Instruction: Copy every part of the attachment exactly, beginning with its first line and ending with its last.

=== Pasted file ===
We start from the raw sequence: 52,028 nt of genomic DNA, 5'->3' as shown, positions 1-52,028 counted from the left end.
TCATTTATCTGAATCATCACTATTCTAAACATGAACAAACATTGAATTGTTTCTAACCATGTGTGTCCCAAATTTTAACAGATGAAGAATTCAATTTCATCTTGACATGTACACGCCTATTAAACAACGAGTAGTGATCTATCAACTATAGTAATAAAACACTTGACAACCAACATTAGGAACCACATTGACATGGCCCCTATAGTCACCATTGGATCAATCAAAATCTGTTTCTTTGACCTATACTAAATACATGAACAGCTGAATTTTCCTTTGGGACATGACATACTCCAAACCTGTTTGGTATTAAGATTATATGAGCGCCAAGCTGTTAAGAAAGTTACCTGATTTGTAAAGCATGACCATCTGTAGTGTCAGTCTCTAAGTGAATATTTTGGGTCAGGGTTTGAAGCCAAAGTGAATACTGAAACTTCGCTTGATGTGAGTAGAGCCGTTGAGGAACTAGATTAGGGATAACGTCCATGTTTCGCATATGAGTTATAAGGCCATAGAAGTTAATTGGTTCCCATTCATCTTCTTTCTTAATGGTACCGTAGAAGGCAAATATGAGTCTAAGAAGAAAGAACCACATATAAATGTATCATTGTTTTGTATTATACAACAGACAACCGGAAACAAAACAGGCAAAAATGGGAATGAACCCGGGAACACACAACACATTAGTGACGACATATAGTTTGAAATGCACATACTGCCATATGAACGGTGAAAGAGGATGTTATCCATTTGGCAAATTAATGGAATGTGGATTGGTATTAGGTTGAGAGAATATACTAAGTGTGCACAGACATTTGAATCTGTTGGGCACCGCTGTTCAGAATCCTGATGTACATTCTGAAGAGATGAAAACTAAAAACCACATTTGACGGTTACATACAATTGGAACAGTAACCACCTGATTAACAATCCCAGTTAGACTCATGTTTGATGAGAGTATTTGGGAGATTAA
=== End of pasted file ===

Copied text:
We start from the raw sequence: 52,028 nt of genomic DNA, 5'->3' as shown, positions 1-52,028 counted from the left end.
TCATTTATCTGAATCATCACTATTCTAAACATGAACAAACATTGAATTGTTTCTAACCATGTGTGTCCCAAATTTTAACAGATGAAGAATTCAATTTCATCTTGACATGTACACGCCTATTAAACAACGAGTAGTGATCTATCAACTATAGTAATAAAACACTTGACAACCAACATTAGGAACCACATTGACATGGCCCCTATAGTCACCATTGGATCAATCAAAATCTGTTTCTTTGACCTATACTAAATACATGAACAGCTGAATTTTCCTTTGGGACATGACATACTCCAAACCTGTTTGGTATTAAGATTATATGAGCGCCAAGCTGTTAAGAAAGTTACCTGATTTGTAAAGCATGACCATCTGTAGTGTCAGTCTCTAAGTGAATATTTTGGGTCAGGGTTTGAAGCCAAAGTGAATACTGAAACTTCGCTTGATGTGAGTAGAGCCGTTGAGGAACTAGATTAGGGATAACGTCCATGTTTCGCATATGAGTTATAAGGCCATAGAAGTTAATTGGTTCCCATTCATCTTCTTTCTTAATGGTACCGTAGAAGGCAAATATGAGTCTAAGAAGAAAGAACCACATATAAATGTATCATTGTTTTGTATTATACAACAGACAACCGGAAACAAAACAGGCAAAAATGGGAATGAACCCGGGAACACACAACACATTAGTGACGACATATAGTTTGAAATGCACATACTGCCATATGAACGGTGAAAGAGGATGTTATCCATTTGGCAAATTAATGGAATGTGGATTGGTATTAGGTTGAGAGAATATACTAAGTGTGCACAGACATTTGAATCTGTTGGGCACCGCTGTTCAGAATCCTGATGTACATTCTGAAGAGATGAAAACTAAAAACCACATTTGACGGTTACATACAATTGGAACAGTAACCACCTGATTAACAATCCCAGTTAGACTCATGTTTGATGAGAGTATTTGGGAGATTAA